Assuming that the storming does not escalate too far, the group will move into the norming stage, which is when the appropriate norms and roles for the group are developed. Once these norms have been developed, they allow the group to enter the performing stage, which is when group members establish a routine and effectively work together. At this stage, the individual group members may report great satisfaction and identification with the group, as well as strong group identity. Groups that have effectively reached this stage have the ability to meet goals and survive challenges. And at this point, the group becomes well tuned to its task and is able to perform the task efficiently.
In one interesting observational study of the group development process in real groups, Gersick (1988, 1989) observed a number of teams as they worked on different projects. The teams were selected so that they were all working within a specific time frame, but the time frame itself varied dramatically—from eight to 25 meetings held over periods ranging from 11 days to six months. Despite this variability, Gersick found that each of the teams followed a very similar pattern of norming and then performing. In each case, the team established well-defined norms regarding its method of attacking its task in its very first meeting. And each team stayed with this approach, with very little deviation, during the first half of the time it had been allotted. However, midway through the time it had been given to complete the project (and regardless of whether that was after four meetings or after 12), the group suddenly had a meeting in which it decided to change its approach. Then, each of the groups used this new method of performing the task during the rest of its allotted time. It was as if an alarm clock went off at the halfway point, which led each group to rethink its approach.
Most groups eventually come to the adjourning stage, where group members prepare for the group to end. In some cases, this is because the task for which the group was formed has been completed, whereas in other cases it occurs because the group members have developed new interests outside the group. In any case, because people who have worked in a group have likely developed a strong identification with the group and the other group members, the adjournment phase is frequently stressful, and participants may resist the breakup. Faced with these situations, individuals frequently plan to get together again in the future, exchanging addresses and phone numbers, even though they may well know that it is unlikely they will actually do so. Sometimes it is useful for the group to work ahead of time to prepare members for the breakup.
Keep in mind that this model represents only a general account of the phases of group development, beginning with forming and ending with adjourning, and will not apply equally well to all groups . For instance, the stages are not necessarily sequential: some groups may cycle back and forth between earlier and later stages in response to the situations they face. Also, not all groups will necessarily pass through all stages. Nevertheless, the model has been useful in describing the evolution of a wide range of groups (Johnson & Johnson, 2012).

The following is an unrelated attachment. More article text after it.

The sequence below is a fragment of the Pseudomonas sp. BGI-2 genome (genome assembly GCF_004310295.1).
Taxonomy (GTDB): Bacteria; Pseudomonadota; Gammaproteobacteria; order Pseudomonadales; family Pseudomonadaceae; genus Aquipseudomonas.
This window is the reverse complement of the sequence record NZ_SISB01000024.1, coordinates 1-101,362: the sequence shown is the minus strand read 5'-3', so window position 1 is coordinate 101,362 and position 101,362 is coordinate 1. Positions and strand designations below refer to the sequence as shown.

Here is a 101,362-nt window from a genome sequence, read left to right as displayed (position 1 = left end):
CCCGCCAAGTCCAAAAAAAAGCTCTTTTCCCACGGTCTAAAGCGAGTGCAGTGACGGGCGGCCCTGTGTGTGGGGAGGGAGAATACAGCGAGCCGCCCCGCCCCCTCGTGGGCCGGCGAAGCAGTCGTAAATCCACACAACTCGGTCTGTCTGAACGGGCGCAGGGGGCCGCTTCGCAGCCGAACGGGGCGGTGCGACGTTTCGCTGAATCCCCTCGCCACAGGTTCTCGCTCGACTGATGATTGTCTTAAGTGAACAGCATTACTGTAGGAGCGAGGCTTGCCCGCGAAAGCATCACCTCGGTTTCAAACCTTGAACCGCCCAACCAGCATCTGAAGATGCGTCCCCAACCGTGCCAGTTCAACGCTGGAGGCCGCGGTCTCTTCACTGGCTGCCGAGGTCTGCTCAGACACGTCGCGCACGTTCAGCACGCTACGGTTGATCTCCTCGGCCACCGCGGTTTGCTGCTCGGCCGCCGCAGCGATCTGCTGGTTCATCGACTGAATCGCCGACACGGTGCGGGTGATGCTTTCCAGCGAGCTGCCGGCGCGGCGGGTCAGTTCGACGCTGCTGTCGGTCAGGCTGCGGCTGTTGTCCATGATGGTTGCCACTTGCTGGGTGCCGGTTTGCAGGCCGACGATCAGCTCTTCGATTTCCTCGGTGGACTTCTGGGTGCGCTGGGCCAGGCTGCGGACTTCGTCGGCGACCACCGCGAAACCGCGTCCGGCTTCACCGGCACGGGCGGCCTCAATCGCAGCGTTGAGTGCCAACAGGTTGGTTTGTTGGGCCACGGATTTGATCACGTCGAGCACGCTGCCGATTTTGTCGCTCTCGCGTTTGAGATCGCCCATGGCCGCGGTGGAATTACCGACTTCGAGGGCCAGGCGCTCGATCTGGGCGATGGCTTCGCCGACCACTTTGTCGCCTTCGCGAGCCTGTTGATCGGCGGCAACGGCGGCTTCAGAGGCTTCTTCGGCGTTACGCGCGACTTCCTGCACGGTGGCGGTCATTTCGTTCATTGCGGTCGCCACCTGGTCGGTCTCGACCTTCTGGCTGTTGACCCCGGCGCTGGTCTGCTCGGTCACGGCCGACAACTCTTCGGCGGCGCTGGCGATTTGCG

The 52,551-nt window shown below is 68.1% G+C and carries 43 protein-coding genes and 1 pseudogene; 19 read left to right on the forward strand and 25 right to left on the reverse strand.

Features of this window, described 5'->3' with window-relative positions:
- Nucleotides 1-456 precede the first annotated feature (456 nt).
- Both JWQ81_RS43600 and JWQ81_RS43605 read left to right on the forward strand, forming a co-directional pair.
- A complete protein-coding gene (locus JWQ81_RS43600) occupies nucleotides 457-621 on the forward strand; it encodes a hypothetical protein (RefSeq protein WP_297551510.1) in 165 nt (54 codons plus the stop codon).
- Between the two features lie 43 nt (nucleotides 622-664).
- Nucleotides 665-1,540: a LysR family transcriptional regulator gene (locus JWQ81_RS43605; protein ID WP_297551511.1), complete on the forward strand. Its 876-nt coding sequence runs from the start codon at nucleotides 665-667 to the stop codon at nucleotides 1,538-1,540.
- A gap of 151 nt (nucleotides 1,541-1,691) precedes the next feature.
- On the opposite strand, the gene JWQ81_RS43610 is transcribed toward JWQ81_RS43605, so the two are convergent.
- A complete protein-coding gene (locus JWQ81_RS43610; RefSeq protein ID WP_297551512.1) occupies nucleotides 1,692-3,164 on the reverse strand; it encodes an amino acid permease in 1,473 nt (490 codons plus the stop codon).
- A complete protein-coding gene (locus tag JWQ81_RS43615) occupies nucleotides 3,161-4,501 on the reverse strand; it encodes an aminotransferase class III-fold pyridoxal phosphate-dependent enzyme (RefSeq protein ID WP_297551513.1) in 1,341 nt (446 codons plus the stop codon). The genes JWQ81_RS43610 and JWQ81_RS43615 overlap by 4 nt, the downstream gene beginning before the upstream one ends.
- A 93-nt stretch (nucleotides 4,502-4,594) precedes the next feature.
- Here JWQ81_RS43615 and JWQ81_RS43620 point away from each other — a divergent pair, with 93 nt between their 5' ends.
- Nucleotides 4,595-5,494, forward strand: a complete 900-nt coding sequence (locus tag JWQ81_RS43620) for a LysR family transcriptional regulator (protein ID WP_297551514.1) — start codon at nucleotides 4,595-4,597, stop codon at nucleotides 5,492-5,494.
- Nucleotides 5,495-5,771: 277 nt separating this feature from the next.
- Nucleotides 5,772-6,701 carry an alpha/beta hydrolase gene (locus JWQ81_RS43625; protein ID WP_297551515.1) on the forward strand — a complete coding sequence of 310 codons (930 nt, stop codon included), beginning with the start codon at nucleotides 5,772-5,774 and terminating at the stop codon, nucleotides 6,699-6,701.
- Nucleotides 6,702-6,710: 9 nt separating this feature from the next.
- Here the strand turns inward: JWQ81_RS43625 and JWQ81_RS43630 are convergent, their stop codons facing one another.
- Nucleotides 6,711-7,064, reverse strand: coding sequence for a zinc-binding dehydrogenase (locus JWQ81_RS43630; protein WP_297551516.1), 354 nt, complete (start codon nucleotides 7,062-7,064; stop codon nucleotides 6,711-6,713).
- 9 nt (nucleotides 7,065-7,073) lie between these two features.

- Social groups form the foundation of human society—without groups, there would be no human culture. Working together in groups, however, may lead to a variety of negative outcomes as well.
- One way to understand group development is to consider the potential stages that groups generally go through. The normal stages are forming, storming, norming and performing, and adjourning.
Exercises and Critical Thinking
- Think about a group that you have been a member of for a long time. Which of Tuckman and Jensen’s stages do you think that the group is currently in? Overall, how well do you think that their stage model helps to explain how this group has developed over time?
Campbell, D. T. (1958). Common fate, similarity, and other indices of the status of aggregate persons as social entities. Behavioral Science, 3, 14-25.
Gersick, C. J. (1988). Time and transition in work teams: Toward a new model of group development. Academy of Management Journal, 31(1), 9–41.
Gersick, C. J. (1989). Marking time: Predictable transitions in task groups. Academy of Management Journal, 32, 274–309.
Johnson, D.W., & Johnson, F.P. (2012). Joining Together – Group Theory and Group Skills (11th ed). Boston: Allyn and Bacon.
Kuypers, B. C., Davies, D., & Hazewinkel, A. (1986). Developmental patterns in self-analytic groups. Human Relations, 39(9), 793–815.
Lickel, B., Hamilton, D. L., Wieczorkowska, G., Lewis, A., Sherman, S. J., & Uhles, A. N. (2000). Varieties of groups and the perception of group entitativity. Journal of Personality and Social Psychology, 78(2), 223–246.
Rispens, S., & Jehn, K. A. (2011). Conflict in workgroups: Constructive, destructive, and asymmetric conflict. In D. De Cremer, R. van Dick, & J. K. Murnighan (Eds.), Social psychology and organizations (pp. 185–209). New York, NY: Routledge/Taylor & Francis Group.
Tjosvold, D. (1991). The conflict-positive organization. Reading, MA: Addison-Wesley.
Tuckman, B., & Jenson, M. (1977). Stages of small group development revisited. Group and Organizational Studies, 2, 419-427.